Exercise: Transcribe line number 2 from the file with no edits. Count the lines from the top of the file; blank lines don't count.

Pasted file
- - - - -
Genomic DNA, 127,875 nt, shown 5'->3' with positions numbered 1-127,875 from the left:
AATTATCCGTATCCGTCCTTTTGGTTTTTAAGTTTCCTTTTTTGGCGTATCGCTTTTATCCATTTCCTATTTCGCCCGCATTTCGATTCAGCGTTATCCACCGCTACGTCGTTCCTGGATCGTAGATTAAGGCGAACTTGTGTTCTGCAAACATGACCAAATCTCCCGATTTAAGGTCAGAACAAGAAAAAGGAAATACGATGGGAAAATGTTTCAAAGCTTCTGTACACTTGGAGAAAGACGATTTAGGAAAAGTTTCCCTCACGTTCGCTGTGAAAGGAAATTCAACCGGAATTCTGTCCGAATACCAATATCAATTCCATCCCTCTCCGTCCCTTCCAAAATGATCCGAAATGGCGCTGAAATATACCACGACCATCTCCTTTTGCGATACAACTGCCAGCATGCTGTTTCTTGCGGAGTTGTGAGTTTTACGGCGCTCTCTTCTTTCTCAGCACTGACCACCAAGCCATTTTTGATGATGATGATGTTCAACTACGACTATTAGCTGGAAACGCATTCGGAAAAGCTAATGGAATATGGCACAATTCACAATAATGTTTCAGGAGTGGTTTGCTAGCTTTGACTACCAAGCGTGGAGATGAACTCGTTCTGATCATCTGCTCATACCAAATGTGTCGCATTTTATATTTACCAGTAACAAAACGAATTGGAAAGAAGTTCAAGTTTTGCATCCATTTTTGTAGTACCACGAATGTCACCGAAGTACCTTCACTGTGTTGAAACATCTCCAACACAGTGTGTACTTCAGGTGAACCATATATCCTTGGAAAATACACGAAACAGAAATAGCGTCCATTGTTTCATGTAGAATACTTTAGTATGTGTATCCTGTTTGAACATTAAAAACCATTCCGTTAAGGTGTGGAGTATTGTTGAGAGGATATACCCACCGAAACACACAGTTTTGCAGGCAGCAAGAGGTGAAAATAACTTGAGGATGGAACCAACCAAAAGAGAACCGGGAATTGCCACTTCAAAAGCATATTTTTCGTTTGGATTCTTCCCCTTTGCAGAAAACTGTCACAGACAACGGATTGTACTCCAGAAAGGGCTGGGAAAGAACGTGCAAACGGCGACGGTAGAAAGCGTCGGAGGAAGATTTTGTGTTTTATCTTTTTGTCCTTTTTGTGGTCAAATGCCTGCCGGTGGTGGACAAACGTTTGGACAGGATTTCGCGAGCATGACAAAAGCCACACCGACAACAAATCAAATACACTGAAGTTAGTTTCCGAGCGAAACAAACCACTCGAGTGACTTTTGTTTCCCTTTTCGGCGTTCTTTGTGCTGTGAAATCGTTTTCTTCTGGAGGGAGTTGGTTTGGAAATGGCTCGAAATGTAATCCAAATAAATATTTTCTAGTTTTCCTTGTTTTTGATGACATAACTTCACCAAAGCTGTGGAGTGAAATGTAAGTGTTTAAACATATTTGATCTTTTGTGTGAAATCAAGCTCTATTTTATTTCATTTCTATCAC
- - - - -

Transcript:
AATTATCCGTATCCGTCCTTTTGGTTTTTAAGTTTCCTTTTTTGGCGTATCGCTTTTATCCATTTCCTATTTCGCCCGCATTTCGATTCAGCGTTATCCACCGCTACGTCGTTCCTGGATCGTAGATTAAGGCGAACTTGTGTTCTGCAAACATGACCAAATCTCCCGATTTAAGGTCAGAACAAGAAAAAGGAAATACGATGGGAAAATGTTTCAAAGCTTCTGTACACTTGGAGAAAGACGATTTAGGAAAAGTTTCCCTCACGTTCGCTGTGAAAGGAAATTCAACCGGAATTCTGTCCGAATACCAATATCAATTCCATCCCTCTCCGTCCCTTCCAAAATGATCCGAAATGGCGCTGAAATATACCACGACCATCTCCTTTTGCGATACAACTGCCAGCATGCTGTTTCTTGCGGAGTTGTGAGTTTTACGGCGCTCTCTTCTTTCTCAGCACTGACCACCAAGCCATTTTTGATGATGATGATGTTCAACTACGACTATTAGCTGGAAACGCATTCGGAAAAGCTAATGGAATATGGCACAATTCACAATAATGTTTCAGGAGTGGTTTGCTAGCTTTGACTACCAAGCGTGGAGATGAACTCGTTCTGATCATCTGCTCATACCAAATGTGTCGCATTTTATATTTACCAGTAACAAAACGAATTGGAAAGAAGTTCAAGTTTTGCATCCATTTTTGTAGTACCACGAATGTCACCGAAGTACCTTCACTGTGTTGAAACATCTCCAACACAGTGTGTACTTCAGGTGAACCATATATCCTTGGAAAATACACGAAACAGAAATAGCGTCCATTGTTTCATGTAGAATACTTTAGTATGTGTATCCTGTTTGAACATTAAAAACCATTCCGTTAAGGTGTGGAGTATTGTTGAGAGGATATACCCACCGAAACACACAGTTTTGCAGGCAGCAAGAGGTGAAAATAACTTGAGGATGGAACCAACCAAAAGAGAACCGGGAATTGCCACTTCAAAAGCATATTTTTCGTTTGGATTCTTCCCCTTTGCAGAAAACTGTCACAGACAACGGATTGTACTCCAGAAAGGGCTGGGAAAGAACGTGCAAACGGCGACGGTAGAAAGCGTCGGAGGAAGATTTTGTGTTTTATCTTTTTGTCCTTTTTGTGGTCAAATGCCTGCCGGTGGTGGACAAACGTTTGGACAGGATTTCGCGAGCATGACAAAAGCCACACCGACAACAAATCAAATACACTGAAGTTAGTTTCCGAGCGAAACAAACCACTCGAGTGACTTTTGTTTCCCTTTTCGGCGTTCTTTGTGCTGTGAAATCGTTTTCTTCTGGAGGGAGTTGGTTTGGAAATGGCTCGAAATGTAATCCAAATAAATATTTTCTAGTTTTCCTTGTTTTTGATGACATAACTTCACCAAAGCTGTGGAGTGAAATGTAAGTGTTTAAACATATTTGATCTTTTGTGTGAAATCAAGCTCTATTTTATTTCATTTCTATCAC